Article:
Key issues: Date identified

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Risk for Imbalanced nutrition: less than body requirements related to increased ammonia level secondary to bacterial break down of urea secondary to chronic kidney disease Cues: • lack of interest in food • decreased desire to eat as evidenced by verbalization of “Wala jud ko’y gana mo kaon.”

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BUN levels(N=7.0 – 18.0): November 10 , 2010=36.7 H, November 13, 2010=37.1 H Creatinine levels(N=0.6 – 1.5): November 10, 2010=3.74 H, November 12, 2010= 3.39 H November 15, 2010=1.9 mg/dL Uric acid levels(N=2.30 – 7.00 mg/dL): November 10, 2010=10.50 H, November 13, 2010=8.5H

SB: Every part of the GI system is affected as a result of inflammation of the mucosa caused by excessive urea. Mucosal ulcerations, found throughout the GI tract are caused by the increased ammonia produced by bacterial breakdown of urea. Anorexia, nausea and vomiting caused by irritation of the GI tract by waste products contribute to weight loss and malnutrition. (Source: Lewis: Medical-Surgical Nursing 7th Ed. Vol.2 p 1208) Dietary intervention is necessary with deterioration of renal function and includes careful regulation of protein intake, fluid intake to balance fluid losses, sodium intake to balance sodium losses, and some restriction of potassium. At the same time, adequate caloric intake and vitamin supplementation must be ensured. Protein is restricted because urea, uric acid, and organic acids—the breakdown products of dietary and tissue proteins—accumulate rapidly in the blood when there is impaired renal clearance. The allowed protein must be of high biologic value

Independent interventions: 1. Assessed dietary intake and discussed with client the possible causes of decreased appetite. R: Aids in identifying deficiencies and dietary needs. General physical condition, uremic symptoms (nausea, anorexia, altered taste), and multiple dietary restrictions affect food intake. 2. Discussed eating habits of client, including food preferences and intolerances appropriate for regimen treatment. R: To appeal to client’s likes and dislikes. 3. Assessed weight. R: To monitor changes in weight. 4. Encouraged client to rest before meals. R: Fatigue further reduces an anorectic client’s desire and ability to eat. 5. Offered frequent small meals instead of a few large ones. R: Evenly distributed caloric intake helps increasing appetite. 6. Encouraged to comply to low purine diet. R: To avoid accumulation of nitrogenous wastes in blood. 7. Encouraged high-calorie, low-protein, lowsodium, and low-potassium snacks between meals. R: Reduces source of restricted foods and proteins and provides calories for energy, sparing protein for tissue growth and healing. 8. Eliminated any offensive odors and sights from the eating area. R: To promote appetite 9. Encouraged to perform frequent mouth care. R: Mucous membrane may become dry and cracke. Mouth care soothes and lubricates and helps freshen mouth taste, which is often unpleasant because of uremia and restricted fluid intake. 10. Provided a relaxed atmosphere and encourage socialization during meals R: To promote appetite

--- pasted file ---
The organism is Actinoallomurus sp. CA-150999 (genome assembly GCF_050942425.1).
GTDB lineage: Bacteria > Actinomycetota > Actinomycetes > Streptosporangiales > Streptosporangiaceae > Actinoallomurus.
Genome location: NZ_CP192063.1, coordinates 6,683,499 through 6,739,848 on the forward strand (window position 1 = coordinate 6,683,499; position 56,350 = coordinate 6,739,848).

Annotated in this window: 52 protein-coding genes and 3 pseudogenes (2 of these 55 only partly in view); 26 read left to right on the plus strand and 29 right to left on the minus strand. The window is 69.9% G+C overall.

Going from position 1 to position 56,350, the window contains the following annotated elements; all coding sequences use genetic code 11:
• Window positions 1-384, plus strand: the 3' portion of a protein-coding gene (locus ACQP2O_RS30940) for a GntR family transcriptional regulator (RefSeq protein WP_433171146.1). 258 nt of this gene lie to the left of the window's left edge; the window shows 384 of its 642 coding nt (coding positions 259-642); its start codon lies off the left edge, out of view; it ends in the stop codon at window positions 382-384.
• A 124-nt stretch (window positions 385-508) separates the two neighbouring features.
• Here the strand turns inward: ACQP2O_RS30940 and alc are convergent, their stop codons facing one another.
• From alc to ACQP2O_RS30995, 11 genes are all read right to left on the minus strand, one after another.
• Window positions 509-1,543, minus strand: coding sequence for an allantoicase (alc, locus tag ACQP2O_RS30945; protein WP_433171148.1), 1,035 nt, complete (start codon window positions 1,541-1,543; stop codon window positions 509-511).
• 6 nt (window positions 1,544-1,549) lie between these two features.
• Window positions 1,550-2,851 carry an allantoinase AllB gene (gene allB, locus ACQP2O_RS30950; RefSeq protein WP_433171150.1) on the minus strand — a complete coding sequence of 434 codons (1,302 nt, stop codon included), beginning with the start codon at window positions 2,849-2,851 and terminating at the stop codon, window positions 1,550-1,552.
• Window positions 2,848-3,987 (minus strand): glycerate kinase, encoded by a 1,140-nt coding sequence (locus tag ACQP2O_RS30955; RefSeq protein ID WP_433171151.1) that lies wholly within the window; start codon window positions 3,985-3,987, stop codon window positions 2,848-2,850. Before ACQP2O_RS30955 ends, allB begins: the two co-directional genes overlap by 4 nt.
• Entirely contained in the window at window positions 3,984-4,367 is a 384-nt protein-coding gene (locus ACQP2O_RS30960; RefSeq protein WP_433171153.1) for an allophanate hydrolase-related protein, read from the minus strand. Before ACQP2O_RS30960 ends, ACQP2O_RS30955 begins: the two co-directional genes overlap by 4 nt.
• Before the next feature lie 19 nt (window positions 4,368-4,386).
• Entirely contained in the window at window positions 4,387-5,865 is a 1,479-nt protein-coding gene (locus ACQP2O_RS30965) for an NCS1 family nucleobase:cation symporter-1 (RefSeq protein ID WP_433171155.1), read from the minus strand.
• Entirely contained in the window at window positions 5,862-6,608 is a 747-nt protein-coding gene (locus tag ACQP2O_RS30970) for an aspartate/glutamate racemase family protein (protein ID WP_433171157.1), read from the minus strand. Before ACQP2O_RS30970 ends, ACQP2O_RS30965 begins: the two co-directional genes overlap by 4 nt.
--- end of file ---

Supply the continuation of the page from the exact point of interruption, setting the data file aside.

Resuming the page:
Desired Outcome Within 8 hours of student nurse-patient interaction, client will be able to consume foods within dietary restrictions (low-purine, low salt, low cholesterol, low potassium), and will not be able to show signs of malnutrition such as lack of interest in food and weight loss. Actual Outcome November 15, 2010 After 8 hours of student nurse-patient interaction, client was able to follow to diet restrictions by not consuming any high-purine, high-sodium, highcholesterol foods such as chicken, ham, processed foods, peanuts, legumes and beans. Patient still showed loss of appetite as evidenced by 1/2 slice of bread during breakfast and 5 tablespoons of oatmeal and 1 glass of milk for lunch. November 16, 2010 After 8 hours of student nurse-patient interaction, client was able to follow to diet restrictions by not consuming any high-purine, high-sodium, highcholesterol foods such as chicken, ham, processed foods, peanuts, legumes and beans. Patient showed increase in appetite as evidenced by 2 slices of bread during breakfast and 1 cup or rice with 1 fried fish for lunch.

1329) There are clearly a number of contributing factors that lead to protein-energy malnutrition in patients with CKD. High-biologic-value proteins are those that are complete proteins and supply the essential amino acids necessary for growth and cell repair.medscape.2 p.com/viewarticle/ 545157) Risk for fluid and electrolyte imbalance related to upper G. (Source: William Finn. Vol.I.Management of Malnutrition: An Expert Interview With William F. leading the list is the presence of inadequate nutrient intake due to anorexia and dietary limitations.) Chronic Kidney Disease -. Recently. bleeding secondary to multiple antral ulcers . eggs.(dairy products. meats). However. Finn. 2010 from. MD. anorexia of CKD has been linked to a defect in the control of appetite by the central nervous system causing both a decrease in food intake and an increase in energy expenditure. (Source: Smeltzer and Bare: Brunner & Suddarth’s Textbook of Medical and Surgical Nursing 10th Ed. http://cme. (September 2006. Retrieved November 19.

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